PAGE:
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According to a report published earlier today, Apple is planning to launch not one but two new iPads next year.

The report comes from the, I’d say, imaginative bunch of folks over on DigiTimes – a Chinese newspaper and online website which covers the supply side of the computers and electronics industries – in a report where they cite “sources from the upstream supply chain” who claim that Apple will be releasing two significantly different iPad models next year.

Reportedly, the first iPad is actually being seen by Apple as a small update to the iPad 2. Dubbed the “iPad 2S”, it will be powered by a faster processor and will have longer battery life. This iPad, according to DigiTimes’ sources, will be launched in March 2012.

The real new iPad will actually be the iPad 3 which will be launched in Q3 2012 “at the earliest”, according to the report. If previous rumors are anything to go by, this iPad would pack a quad-core Apple A6 chip along with a 2048×1536 Retina Display.

From DigiTimes:

Apple’s new generation iPad will enter mass production soon with the launch set for March 2012, according to sources from the upstream supply chain; however, the sources revealed that internally Apple does not view the new iPad product as iPad 3, but rather an upgraded iPad 2 and the real iPad 3 will not be launched until the third quarter of 2012 at the earliest.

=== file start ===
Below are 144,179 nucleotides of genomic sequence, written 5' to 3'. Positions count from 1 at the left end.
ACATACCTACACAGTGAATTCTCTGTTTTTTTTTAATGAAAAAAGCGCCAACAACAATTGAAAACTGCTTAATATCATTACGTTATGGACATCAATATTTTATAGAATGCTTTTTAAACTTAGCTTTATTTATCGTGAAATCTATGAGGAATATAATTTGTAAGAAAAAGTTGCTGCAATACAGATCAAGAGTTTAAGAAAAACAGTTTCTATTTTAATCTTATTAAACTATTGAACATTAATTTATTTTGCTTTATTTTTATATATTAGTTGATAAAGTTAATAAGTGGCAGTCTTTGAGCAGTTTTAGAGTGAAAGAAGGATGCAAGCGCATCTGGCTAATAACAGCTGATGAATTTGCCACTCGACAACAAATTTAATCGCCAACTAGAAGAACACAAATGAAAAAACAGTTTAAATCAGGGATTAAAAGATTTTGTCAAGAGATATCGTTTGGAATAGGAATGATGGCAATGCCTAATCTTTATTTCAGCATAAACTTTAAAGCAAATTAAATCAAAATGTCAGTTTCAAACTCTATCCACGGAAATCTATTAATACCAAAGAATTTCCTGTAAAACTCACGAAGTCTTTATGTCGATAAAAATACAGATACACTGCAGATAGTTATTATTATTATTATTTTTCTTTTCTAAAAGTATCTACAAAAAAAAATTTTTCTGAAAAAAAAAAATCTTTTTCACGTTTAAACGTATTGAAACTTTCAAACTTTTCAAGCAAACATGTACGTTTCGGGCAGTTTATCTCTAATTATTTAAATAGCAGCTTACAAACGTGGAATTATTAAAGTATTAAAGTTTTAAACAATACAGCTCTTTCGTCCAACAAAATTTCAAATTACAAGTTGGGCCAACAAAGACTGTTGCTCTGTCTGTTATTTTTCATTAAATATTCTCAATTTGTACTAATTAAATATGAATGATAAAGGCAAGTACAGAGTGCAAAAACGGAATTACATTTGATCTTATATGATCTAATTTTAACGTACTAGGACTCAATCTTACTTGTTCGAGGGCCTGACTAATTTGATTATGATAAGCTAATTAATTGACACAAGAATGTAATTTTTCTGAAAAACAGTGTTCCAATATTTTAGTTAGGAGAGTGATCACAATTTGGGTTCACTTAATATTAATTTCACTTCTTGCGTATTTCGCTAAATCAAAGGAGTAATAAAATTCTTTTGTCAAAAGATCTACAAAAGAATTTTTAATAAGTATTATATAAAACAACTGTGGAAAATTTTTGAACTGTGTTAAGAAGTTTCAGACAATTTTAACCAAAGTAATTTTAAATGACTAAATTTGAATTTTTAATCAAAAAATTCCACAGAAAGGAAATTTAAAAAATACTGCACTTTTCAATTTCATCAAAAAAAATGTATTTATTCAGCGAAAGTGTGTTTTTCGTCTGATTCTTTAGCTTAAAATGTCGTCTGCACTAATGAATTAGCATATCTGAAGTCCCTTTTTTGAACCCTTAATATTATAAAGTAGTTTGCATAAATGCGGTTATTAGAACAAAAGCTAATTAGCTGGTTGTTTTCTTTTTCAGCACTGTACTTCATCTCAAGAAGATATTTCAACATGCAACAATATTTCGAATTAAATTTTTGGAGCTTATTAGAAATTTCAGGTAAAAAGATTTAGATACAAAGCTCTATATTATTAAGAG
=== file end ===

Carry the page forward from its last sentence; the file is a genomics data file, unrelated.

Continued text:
Two iPads in one year? Sounds like we’ve heard this story before.

Earlier this year, when Apple revealed a considerable upgrade to the original iPad (the iPad 2), there were reports of the company launching yet another iPad – which was given names like iPad 2 HD and iPad 3 – by the end of the year which would pack a Retina Display. 2011 is about to end now and there are no reports of Apple announcing a new iPad until Q1 2012.

DigiTimes’ reports tend to be more miss than hit, so do take this report with a pinch of salt. Because of Apple’s secretive nature and tight control over leaks, we will never know for sure whether there will actually be two iPads next year or not until, of course, the company announces them.

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